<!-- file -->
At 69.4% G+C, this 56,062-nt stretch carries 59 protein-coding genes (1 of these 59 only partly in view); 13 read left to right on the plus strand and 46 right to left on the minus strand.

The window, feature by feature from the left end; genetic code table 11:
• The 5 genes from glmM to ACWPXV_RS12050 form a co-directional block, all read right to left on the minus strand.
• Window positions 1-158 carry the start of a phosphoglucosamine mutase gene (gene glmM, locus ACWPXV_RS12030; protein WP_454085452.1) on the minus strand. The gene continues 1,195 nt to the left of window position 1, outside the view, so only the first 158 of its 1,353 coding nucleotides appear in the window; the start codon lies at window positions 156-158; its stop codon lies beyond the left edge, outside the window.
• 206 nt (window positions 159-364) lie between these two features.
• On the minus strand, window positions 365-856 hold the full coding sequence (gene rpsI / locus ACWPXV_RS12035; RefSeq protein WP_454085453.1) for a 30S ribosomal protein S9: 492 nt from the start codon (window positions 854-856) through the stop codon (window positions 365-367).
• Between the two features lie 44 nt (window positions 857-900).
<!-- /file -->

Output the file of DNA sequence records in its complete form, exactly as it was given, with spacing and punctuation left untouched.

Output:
At 69.4% G+C, this 56,062-nt stretch carries 59 protein-coding genes (1 of these 59 only partly in view); 13 read left to right on the plus strand and 46 right to left on the minus strand.

The window, feature by feature from the left end; genetic code table 11:
• The 5 genes from glmM to ACWPXV_RS12050 form a co-directional block, all read right to left on the minus strand.
• Window positions 1-158 carry the start of a phosphoglucosamine mutase gene (gene glmM, locus ACWPXV_RS12030; protein WP_454085452.1) on the minus strand. The gene continues 1,195 nt to the left of window position 1, outside the view, so only the first 158 of its 1,353 coding nucleotides appear in the window; the start codon lies at window positions 156-158; its stop codon lies beyond the left edge, outside the window.
• 206 nt (window positions 159-364) lie between these two features.
• On the minus strand, window positions 365-856 hold the full coding sequence (gene rpsI / locus ACWPXV_RS12035; RefSeq protein WP_454085453.1) for a 30S ribosomal protein S9: 492 nt from the start codon (window positions 854-856) through the stop codon (window positions 365-367).
• Between the two features lie 44 nt (window positions 857-900).